Confidence among Silicon Valley venture capitalists is up for the third consecutive quarter, according to the quarterly Silicon Valley Venture Capitalist Confidence Index, published this week.

Ringing it at 3.73 (5 indicating high confidence and 1 indicating low), the index rose 0.1 since last quarter, due in part to an increased sense of macroeconomic stability, according to University of San Francisco Professor Mark V. Cannice. Confidence, in this case, refers to a sense among venture capitalists that they will be able to raise funds, back companies, and exit.

But a sunny outlook among VCs seems in opposition to recent measures of their activity. According to a Dow Jones VentureSource report released last week, though they raised more money in the first quarter of 2013 than in the previous, venture firms closed the fewest deals in over two years in the first quarter of 2013.

Cannice, who has administered the survey for the past 37 quarters, says that growing confidence could signal a sense that venture capitalists are ready to get back to work following a period of economic and political turbulence, which tends to disrupt the behavior of corporations poised to acquire venture-backed companies.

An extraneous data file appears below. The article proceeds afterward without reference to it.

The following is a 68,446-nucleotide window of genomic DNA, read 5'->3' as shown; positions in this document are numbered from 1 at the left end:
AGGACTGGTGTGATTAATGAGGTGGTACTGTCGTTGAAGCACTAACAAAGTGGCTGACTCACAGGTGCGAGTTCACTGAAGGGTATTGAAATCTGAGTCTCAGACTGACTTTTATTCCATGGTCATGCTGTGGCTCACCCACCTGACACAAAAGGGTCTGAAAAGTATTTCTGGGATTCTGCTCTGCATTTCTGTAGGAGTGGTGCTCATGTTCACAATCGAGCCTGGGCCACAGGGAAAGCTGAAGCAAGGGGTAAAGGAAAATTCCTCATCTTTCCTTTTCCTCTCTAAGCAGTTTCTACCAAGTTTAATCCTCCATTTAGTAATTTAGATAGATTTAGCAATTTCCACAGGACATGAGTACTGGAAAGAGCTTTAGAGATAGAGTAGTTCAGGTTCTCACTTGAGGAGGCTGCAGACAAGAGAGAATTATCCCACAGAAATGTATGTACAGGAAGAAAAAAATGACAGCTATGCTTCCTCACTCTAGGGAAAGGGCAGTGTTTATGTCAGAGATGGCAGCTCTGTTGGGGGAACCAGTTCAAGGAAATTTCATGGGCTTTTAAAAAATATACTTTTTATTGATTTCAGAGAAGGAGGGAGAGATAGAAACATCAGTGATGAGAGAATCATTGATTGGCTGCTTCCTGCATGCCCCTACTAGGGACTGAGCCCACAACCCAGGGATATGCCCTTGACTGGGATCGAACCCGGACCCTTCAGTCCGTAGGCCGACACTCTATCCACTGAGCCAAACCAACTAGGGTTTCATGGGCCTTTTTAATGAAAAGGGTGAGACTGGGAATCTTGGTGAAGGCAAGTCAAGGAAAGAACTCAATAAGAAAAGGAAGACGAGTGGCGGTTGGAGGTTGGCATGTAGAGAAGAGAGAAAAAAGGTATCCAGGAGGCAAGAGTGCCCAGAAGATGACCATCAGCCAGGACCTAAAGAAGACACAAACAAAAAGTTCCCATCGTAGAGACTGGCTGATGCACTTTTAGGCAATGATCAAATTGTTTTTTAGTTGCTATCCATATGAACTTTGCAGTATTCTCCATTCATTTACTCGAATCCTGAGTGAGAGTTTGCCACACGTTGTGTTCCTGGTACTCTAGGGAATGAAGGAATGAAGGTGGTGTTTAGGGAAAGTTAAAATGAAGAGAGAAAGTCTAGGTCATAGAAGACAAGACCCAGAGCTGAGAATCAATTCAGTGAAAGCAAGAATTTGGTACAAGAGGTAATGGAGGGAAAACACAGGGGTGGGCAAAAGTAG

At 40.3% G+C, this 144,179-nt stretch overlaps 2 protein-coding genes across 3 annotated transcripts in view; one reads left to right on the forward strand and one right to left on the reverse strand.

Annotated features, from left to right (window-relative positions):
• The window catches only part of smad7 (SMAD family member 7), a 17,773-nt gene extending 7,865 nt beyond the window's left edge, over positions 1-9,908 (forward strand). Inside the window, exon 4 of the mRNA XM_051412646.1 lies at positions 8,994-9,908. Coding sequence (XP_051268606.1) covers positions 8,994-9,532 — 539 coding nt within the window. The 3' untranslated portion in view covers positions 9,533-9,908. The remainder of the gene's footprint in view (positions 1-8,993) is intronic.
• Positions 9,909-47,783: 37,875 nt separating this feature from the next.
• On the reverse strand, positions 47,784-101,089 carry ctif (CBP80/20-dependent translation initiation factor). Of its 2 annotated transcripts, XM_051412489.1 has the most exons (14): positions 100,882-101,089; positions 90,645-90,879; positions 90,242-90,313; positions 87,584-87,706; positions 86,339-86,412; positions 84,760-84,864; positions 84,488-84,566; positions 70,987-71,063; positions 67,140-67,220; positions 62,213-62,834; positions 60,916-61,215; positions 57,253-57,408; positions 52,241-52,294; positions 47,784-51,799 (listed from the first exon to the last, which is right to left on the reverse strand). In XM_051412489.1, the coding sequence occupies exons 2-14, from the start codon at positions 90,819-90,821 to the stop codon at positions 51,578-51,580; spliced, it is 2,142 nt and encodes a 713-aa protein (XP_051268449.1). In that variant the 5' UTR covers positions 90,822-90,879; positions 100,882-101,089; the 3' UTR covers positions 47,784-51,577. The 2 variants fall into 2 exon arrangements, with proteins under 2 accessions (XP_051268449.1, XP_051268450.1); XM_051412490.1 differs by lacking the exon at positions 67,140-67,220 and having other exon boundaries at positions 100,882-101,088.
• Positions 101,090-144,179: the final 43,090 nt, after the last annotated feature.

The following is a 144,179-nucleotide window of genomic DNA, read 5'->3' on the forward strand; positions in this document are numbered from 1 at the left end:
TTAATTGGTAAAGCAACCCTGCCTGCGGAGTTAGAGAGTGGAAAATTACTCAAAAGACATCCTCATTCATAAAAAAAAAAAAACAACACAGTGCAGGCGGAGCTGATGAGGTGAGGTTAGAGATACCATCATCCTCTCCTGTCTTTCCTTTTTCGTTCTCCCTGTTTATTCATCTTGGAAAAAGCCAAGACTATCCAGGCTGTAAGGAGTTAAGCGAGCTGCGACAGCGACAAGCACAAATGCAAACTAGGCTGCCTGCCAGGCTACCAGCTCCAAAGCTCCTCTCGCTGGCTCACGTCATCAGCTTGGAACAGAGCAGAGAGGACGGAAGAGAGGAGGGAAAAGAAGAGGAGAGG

“When things start to have a semblance of predictability,” Cannice told Inc., “there may still be risk, but a long-term time horizon tends to provide the expectation that there will be more opportunities to have corporate acquirers take venture-backed firms and the corporate environment will be more welcoming." 

Cannice sends the survey to 60 Silicon Valley partner-level venture capitalists during the last two weeks of each quarter, asking them to rate their "confidence in the future high-growth venture entrepreneurial environment" on a scale of 1 to 5, and then to explain why they are feeling more or less confident. He says he usually receives between 30 and 33 responses.

Since individual explanations of the given ratings are qualitative, “confidence” means different things to different venture capitalists, but Cannice says that in general, VCs feel best when the market is welcoming to their traditional business model: “raising money, investing money, and exits.”

“Confidence tends to be most uniquely tied to an ability to sell a product,” said Cannice, “in this case through the IPO process. If confidence goes up one quarter, IPOs of venture-backed firms tend to go up in the next quarter.”

Though Cannice’s survey is confined to venture capitalists in Silicon Valley, he notes that the firms they back are headquartered across the country, and many of the trends he observes among local investors have implications for the industry at large.

“The splash in the pond here has ripples nationally and internationally.”